Dealing with your estate as you wish is very important and in many situations may be affected by emotion. If a family member is omitted, for whatever reason, there is strong possibility that they may make a claim against the estate.
If this happens, Peter Fisher Lawyers can advise the executor of the estate or the omitted family member on how to deal with the claim.
When a family member is omitted from a Will or receives a less substantial bequest than expected, emotionally charged disputes can arise.
Clients sometimes express concern that potential beneficiaries might assert that they should have received a greater share of an estate. In South Australia people who are permitted by law to challenge a Will include the spouse, defacto, children, grand-children, former spouses, or dependants of the deceased.
Challenges often arise where there has been a second marriage in the family or a breakdown in relationships between parents and children.
There are certain measures that can be utilized to lessen the chances of a dispute, but beneficiaries and would be beneficiaries may still opt to challenge the terms of the Will.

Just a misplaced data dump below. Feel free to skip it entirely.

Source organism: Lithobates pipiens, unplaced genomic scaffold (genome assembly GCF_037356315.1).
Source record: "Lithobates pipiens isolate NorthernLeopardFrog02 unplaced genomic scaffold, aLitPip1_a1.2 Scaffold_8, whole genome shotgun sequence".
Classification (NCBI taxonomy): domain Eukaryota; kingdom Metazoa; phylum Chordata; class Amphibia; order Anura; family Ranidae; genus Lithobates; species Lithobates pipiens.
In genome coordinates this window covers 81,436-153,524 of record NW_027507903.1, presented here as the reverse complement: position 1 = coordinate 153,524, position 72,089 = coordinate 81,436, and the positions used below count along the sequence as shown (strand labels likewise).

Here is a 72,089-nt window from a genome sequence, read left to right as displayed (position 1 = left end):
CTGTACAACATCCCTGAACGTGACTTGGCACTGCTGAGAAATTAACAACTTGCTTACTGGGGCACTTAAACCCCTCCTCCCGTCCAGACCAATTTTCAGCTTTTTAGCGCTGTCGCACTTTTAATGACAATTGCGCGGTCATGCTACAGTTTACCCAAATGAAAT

These measures include:
Use a binding nomination so that proceeds are paid to beneficiaries directly.
Ensure that the nominated beneficiaries for life insurance are those you want to benefit.
Assets owned by trusts are not subject to a Will. Transfer the control of the trust structure to the proposed beneficiaries
Leave a list of gifts already made to prospective claimants and detail why their inheritance is limited.
Binding Financial Agreements
A financial agreement continues to operate after death of a party, and may be binding on that party’s legal personal representative.
Gifts made while still alive
In South Australia, claims may only be made against the assets in your estate at the time of your death. If you have gifted your assets prior to death, then those assets are not treated as estate assets. The situation may be different in those states that use the concept of a notional estate.